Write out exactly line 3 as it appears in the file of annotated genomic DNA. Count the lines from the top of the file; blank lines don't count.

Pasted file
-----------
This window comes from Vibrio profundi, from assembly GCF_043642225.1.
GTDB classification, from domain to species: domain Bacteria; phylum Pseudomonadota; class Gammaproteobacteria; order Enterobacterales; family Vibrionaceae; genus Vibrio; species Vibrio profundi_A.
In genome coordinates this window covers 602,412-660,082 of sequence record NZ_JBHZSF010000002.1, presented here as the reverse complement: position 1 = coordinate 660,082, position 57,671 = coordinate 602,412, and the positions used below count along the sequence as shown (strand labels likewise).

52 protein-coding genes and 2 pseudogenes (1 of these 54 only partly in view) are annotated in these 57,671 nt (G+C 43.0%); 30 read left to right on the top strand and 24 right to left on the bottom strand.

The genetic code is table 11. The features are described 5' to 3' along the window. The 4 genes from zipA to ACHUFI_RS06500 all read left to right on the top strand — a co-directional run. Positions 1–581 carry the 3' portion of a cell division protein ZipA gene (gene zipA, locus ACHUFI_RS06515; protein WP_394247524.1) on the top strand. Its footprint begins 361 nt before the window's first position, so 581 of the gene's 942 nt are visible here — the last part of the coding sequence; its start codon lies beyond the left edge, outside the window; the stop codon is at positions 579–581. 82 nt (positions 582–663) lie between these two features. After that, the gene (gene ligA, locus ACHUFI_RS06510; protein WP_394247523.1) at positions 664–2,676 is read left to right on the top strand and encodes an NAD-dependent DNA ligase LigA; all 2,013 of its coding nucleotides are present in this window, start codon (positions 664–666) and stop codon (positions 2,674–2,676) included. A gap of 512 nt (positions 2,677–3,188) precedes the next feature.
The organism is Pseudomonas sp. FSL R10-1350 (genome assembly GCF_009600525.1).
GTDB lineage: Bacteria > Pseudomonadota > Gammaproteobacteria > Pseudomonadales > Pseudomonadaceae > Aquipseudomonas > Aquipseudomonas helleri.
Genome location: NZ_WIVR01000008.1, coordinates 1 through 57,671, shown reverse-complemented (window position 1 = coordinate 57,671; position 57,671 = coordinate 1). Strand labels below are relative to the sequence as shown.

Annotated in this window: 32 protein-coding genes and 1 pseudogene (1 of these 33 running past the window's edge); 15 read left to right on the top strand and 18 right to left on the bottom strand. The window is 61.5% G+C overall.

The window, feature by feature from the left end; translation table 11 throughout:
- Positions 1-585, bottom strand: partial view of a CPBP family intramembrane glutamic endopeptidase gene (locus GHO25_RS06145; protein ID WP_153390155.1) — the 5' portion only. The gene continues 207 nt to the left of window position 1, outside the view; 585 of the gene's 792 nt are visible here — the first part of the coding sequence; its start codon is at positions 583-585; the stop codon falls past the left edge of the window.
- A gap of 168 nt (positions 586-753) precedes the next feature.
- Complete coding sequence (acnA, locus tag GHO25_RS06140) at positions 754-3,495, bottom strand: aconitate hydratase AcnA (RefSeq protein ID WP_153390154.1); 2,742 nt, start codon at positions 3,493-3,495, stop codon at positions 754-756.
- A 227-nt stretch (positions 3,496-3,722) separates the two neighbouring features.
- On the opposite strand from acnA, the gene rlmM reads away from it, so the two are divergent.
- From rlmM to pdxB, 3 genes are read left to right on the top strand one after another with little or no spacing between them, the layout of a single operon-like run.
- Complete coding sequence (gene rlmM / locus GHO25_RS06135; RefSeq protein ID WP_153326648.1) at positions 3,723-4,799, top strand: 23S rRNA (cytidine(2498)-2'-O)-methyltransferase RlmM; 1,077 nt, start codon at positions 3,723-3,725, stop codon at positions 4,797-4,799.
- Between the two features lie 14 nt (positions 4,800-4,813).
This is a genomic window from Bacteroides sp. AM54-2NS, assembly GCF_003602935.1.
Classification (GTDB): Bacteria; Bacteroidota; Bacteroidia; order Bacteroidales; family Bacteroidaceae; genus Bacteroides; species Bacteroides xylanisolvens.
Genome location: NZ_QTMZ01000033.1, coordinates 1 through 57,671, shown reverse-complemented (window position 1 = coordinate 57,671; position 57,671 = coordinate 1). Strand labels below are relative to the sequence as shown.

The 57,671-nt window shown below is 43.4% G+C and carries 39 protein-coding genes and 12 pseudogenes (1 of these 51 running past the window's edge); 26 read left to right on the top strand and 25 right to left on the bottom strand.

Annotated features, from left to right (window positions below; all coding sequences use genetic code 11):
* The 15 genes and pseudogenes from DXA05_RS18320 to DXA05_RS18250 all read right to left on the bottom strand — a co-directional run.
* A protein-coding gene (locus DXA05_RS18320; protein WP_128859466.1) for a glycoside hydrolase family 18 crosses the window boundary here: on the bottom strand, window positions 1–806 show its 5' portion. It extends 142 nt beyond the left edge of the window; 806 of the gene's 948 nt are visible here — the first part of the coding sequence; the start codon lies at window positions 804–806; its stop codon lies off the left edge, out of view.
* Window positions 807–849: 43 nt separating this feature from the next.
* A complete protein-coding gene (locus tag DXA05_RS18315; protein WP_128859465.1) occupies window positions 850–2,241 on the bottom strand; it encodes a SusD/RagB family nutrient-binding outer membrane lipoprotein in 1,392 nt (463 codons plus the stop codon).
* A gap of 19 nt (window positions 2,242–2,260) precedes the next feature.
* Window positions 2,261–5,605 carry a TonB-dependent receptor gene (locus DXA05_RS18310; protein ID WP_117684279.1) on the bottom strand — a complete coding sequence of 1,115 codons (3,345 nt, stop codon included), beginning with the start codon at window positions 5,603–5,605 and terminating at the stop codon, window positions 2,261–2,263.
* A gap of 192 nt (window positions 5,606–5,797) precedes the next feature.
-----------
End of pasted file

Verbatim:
In genome coordinates this window covers 602,412-660,082 of sequence record NZ_JBHZSF010000002.1, presented here as the reverse complement: position 1 = coordinate 660,082, position 57,671 = coordinate 602,412, and the positions used below count along the sequence as shown (strand labels likewise).